In 1987, the Maine Department of Transportation acquired the Calais Branch railroad corridor to preserve the rail line. Since its purchase by the state, no trains have operated on the line, leaving it open for other recreational opportunities. The Down East Sunrise Trail is jointly managed by the Maine Department of Transportation and Department of Conservation. Approximately 85 miles of the Calais Branch are open for recreational use, from Washington Junction in Hancock to Ayers Junction in Pembroke. The trail is supported and maintained by a non-profit organization called the Sunrise Trail Coalition.
Four Seasons Adventure Trail
The Four Seasons Adventure Trail is a level, gravel surfaced trail that stretches for 29 miles. The trail connects the towns of Newport, Corinna, Dexter, Sangerville, and Dover-Foxcroft. Riders and joggers on the trail enjoy views of Sebasticook Lake, Corinna Bog, the east branch of the Sebasticook River, and Lake Wassookeag. Trail users may encounter black flies and mosquitoes in the summer months; bring bug spray to protect yourself from these insects.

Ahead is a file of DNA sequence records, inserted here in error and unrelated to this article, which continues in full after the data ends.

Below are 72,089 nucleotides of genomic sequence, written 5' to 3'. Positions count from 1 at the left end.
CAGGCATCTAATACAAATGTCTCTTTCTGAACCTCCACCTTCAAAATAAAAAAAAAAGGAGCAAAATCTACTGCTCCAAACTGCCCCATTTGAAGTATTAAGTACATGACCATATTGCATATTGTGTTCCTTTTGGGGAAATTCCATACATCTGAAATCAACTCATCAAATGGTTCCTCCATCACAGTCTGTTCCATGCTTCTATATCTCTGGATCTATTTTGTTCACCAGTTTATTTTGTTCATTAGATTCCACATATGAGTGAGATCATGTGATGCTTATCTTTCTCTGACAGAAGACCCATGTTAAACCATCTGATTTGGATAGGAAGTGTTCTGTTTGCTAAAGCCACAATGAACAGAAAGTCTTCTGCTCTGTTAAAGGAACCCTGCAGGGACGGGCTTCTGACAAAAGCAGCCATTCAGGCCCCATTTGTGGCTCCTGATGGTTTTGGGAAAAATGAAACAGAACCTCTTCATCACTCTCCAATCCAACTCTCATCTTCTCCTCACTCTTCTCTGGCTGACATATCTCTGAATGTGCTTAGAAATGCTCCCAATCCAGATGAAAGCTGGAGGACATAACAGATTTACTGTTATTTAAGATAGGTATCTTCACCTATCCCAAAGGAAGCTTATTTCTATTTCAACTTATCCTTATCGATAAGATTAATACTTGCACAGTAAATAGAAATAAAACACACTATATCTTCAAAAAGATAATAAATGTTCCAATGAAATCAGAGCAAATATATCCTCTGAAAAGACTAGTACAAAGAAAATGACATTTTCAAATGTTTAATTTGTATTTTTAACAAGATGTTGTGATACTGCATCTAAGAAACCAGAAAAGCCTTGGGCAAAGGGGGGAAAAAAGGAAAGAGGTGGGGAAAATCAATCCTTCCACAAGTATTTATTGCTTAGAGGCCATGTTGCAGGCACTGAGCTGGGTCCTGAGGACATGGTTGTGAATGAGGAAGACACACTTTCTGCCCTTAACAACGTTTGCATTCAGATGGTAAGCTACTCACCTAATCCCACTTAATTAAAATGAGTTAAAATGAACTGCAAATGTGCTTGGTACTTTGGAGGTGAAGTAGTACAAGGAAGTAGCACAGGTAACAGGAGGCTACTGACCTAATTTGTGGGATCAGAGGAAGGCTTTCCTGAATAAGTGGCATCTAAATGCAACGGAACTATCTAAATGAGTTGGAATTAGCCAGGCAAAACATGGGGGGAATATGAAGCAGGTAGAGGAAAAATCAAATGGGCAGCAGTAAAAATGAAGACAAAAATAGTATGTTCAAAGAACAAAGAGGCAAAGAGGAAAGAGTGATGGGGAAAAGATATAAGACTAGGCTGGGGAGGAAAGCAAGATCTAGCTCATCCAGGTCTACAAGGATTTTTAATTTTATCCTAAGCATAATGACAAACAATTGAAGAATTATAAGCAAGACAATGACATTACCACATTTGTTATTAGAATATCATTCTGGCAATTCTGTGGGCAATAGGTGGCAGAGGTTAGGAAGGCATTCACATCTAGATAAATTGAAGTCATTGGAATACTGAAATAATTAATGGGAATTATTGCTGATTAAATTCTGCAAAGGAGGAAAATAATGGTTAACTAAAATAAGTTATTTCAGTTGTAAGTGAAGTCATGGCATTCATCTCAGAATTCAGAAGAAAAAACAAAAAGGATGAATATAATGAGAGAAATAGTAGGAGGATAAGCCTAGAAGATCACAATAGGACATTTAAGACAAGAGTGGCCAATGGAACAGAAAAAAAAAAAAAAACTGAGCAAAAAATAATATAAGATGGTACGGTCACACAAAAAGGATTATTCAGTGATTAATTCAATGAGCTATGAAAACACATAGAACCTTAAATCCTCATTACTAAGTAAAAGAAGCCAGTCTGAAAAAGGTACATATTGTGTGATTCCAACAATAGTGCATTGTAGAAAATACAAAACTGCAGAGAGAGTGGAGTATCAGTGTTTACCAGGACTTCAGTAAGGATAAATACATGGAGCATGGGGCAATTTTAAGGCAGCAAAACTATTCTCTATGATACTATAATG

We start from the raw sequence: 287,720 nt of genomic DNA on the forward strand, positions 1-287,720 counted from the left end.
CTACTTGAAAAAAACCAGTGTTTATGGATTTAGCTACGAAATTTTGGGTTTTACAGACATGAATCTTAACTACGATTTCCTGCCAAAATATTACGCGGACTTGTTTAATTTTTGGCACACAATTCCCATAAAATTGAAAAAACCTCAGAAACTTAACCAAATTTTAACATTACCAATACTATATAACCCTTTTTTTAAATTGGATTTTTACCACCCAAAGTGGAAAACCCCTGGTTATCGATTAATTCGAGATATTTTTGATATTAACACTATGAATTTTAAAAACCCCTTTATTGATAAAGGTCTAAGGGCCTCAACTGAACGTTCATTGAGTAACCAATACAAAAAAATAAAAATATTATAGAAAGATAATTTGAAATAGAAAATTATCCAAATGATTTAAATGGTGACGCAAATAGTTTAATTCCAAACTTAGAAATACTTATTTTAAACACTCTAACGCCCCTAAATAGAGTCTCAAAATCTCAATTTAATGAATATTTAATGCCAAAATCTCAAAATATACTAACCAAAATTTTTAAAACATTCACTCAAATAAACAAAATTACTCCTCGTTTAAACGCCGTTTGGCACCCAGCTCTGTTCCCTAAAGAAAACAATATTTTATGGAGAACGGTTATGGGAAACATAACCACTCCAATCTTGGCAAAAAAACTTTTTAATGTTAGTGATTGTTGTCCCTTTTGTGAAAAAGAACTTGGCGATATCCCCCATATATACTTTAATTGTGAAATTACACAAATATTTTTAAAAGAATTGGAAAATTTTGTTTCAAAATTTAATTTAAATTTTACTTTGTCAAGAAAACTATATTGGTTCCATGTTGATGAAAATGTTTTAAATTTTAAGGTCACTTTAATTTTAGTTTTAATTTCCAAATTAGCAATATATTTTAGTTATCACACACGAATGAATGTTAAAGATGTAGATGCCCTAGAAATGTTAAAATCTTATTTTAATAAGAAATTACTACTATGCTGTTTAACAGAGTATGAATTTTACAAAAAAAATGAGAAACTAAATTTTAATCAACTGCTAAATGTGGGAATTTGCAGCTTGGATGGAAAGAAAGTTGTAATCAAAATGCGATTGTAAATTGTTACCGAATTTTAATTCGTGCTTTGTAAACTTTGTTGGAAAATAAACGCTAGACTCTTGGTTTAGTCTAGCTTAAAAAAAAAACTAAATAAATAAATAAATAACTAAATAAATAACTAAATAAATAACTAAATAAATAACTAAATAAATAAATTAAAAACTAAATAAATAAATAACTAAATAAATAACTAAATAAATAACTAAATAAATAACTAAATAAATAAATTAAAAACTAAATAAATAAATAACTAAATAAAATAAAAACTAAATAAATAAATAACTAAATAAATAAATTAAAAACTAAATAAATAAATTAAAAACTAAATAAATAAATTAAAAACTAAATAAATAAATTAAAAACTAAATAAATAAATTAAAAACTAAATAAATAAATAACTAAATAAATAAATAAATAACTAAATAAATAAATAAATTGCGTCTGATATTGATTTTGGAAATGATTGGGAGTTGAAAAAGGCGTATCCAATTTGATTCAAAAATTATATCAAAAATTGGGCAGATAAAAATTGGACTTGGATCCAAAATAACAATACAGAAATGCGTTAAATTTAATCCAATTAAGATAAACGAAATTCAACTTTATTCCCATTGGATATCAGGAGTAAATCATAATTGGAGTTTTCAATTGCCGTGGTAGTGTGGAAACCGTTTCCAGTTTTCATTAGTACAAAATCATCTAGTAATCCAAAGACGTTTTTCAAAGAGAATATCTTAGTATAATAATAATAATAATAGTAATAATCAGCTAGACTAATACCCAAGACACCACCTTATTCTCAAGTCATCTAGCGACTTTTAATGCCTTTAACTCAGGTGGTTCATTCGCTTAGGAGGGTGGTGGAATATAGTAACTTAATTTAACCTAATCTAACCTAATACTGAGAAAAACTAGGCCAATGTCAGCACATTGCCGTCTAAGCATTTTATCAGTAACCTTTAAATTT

Kennebec Valley Trail
The Kennebec Valley Trail follows the Kennebec River, along Highway 201. This multi-use trail is only 8 miles long but features a hard gravel surface appropriate for bikers, ATV riders, horseback riders, and hikers. The trail passes from Embden through Solon before terminating at Bingham. Part of the Kennebec Valley Trail is known as the “Arnold Trail.” This section follows the route forged by Benedict Arnold, who led colonial troops north in 1775 to capture Quebec during the Revolutionary War.
Lagrange to Medford Trail
As its name implies, the Langrange to Medford Trail travels from South Lagrange through Medford Center before ending at Lake View Plantation. The trail is 16 miles long and consists of a hard gravel surface. Along the trail, take note of the rural Maine scenery, including tall forests and rolling farmland. The trail terminates near beautiful Schoodic Lake. The Lagrange to Medford Trail is maintained by volunteers, so be courteous by following “leave no trace” guidelines when using the trail.